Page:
lifted and bent the convexity line, so that the compar-
ison signs and expressions could not fit both the case
of the negative and the case of the positive convex
functions. We then had to split the definition into
two subdefinitions: one for when the modulus of
the function equated the function and one for when
the modulus of the function were equal to minus the
function.
The original definition of S-convexity was, as we see
on the paragraphs above this one, split into two other
definitions: sconvex in the first sense and sconvex
in the second sense. They were called S1and S2
convex functions, respectively.
One of the senses could not be considered an exten-
sion of convexity, as we proved on [5], so that we had
to drop it.
We were then seen talking about splitting only the
second sense of Sconvexity, the one that remained,
S2, into two subdefinitions. That is seen on [6].
Finally, we found out that, even with all the just-
mentioned fixings, our split definition presented a
mistake, which was a bit more rope to one of the
subdefinitions than to the other one in what had to do
with the limiting line: We needed to make sure that
equivalent situations would return equivalent limiting
lines, regardless of one being to the negative and the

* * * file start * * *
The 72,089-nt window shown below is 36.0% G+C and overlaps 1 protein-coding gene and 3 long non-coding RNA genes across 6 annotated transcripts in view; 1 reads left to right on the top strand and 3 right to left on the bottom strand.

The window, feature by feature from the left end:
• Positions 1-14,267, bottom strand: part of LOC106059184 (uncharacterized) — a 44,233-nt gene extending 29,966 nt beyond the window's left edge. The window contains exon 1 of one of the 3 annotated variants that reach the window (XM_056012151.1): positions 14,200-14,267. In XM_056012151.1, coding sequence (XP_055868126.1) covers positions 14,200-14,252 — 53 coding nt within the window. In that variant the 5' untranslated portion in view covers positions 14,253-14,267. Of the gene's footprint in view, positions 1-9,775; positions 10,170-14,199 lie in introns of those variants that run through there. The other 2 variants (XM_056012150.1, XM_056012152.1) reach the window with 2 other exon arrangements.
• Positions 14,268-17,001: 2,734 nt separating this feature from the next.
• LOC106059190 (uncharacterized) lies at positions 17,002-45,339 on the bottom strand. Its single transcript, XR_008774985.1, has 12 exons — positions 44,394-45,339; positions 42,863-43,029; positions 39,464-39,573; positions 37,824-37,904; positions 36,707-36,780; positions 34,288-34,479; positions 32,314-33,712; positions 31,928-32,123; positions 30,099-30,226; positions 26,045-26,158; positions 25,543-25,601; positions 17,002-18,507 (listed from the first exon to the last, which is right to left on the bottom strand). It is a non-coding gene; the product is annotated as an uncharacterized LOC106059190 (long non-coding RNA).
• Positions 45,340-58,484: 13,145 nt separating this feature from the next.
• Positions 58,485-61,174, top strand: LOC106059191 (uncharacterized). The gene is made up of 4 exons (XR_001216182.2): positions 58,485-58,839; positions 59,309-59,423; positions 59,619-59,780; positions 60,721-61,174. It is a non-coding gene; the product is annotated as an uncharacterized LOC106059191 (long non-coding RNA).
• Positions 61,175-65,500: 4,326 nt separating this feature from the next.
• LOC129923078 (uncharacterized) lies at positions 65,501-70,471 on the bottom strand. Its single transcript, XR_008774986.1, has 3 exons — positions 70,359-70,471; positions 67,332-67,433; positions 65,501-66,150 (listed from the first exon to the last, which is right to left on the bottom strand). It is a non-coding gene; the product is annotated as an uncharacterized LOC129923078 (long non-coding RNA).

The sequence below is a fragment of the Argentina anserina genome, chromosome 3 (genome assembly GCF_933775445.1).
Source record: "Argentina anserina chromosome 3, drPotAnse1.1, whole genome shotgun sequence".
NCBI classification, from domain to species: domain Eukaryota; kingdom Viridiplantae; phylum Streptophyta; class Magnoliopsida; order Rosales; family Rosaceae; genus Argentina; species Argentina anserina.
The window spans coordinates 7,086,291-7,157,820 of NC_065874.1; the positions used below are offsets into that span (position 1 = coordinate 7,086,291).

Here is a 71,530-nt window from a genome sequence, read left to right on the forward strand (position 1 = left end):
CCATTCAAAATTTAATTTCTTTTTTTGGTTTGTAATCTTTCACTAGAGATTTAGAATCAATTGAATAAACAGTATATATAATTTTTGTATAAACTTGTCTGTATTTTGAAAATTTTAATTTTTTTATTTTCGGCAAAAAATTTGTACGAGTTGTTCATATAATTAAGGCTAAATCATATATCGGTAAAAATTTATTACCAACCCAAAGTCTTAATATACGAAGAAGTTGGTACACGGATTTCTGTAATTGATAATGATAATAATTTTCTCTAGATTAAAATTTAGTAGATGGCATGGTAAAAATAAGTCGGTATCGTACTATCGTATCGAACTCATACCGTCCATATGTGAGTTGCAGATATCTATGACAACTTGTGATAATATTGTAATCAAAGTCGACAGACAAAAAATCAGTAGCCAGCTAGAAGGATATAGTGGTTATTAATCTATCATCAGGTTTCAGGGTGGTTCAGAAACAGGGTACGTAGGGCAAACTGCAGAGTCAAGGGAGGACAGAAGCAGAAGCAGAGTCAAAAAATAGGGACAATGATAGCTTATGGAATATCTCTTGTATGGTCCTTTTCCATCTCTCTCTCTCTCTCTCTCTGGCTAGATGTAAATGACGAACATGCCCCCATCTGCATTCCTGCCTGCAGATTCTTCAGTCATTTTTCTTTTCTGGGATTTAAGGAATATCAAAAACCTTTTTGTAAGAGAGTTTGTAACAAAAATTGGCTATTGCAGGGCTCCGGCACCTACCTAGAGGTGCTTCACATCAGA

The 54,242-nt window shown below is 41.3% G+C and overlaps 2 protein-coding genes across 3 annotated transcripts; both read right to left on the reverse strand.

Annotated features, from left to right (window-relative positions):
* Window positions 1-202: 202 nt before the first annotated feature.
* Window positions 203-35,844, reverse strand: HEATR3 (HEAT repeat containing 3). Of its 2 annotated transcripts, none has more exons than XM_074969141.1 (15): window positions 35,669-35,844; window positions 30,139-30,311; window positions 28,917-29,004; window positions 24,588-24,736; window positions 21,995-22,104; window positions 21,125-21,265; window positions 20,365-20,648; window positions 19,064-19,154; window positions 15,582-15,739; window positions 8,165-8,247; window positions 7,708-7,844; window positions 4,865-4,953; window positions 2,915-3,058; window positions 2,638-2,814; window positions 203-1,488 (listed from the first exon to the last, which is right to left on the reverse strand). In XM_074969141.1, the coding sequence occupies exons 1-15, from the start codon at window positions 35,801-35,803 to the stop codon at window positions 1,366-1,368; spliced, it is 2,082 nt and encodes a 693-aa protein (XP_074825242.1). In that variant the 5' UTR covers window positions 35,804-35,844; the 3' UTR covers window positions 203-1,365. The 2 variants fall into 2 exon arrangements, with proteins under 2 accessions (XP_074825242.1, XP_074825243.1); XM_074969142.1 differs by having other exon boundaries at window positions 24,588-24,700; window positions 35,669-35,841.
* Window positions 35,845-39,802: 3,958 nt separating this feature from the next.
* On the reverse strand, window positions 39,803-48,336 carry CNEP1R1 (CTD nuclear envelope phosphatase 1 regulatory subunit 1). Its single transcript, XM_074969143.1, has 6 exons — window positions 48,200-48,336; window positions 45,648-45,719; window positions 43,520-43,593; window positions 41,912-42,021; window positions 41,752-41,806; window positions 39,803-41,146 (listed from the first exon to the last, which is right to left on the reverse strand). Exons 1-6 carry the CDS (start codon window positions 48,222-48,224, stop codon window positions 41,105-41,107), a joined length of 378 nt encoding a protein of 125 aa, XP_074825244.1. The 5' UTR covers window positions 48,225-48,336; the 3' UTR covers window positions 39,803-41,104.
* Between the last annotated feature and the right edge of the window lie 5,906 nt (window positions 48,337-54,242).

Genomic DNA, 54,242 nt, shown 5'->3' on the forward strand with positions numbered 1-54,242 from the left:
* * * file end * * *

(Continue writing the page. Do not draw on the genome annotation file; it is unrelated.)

other being to the positive side.
That is when we came up with another exponent, as
we see in [4].
We also refined the only geometric definition we
found for the convexity phenomenon as we pro-
posed the first ever seen geometric definition of the
Sconvexity phenomenon. These results also appear
on [4].
As the reader can see, aand bare interchangeable in
the definition attributed to Hudzik and Maligranda.
We, however, tied the position of the coefficients. We
did this because otherwise the limiting line would not
be acceptable. See the graphs:
Figure 3: Coefficients, importance of the order
These are probably the most meaningful modifica-
tions that we have proposed to the definition of this
phenomenon and we now need to tell the reader about
our next step.
Having reached clarity and coherence in our defini-
tion, we now wonder about whether this is the best ex-
tension for the convexity phenomenon: Could we find
something better, perhaps more analytical or more
perfect?
The first idea that occurred to us was that we could
have a piece of a circumference as a limiting line,
so that we would achieve maximum analyticity. We
could then choose to have the midpoint of the limit-
ing line for convexity involved somehow in the deter-
mination of the center and the distance between that
midpoint and the extremes as a radius. One of the
problems with that is that we lose the variation of the s
and we then have something totally different. Another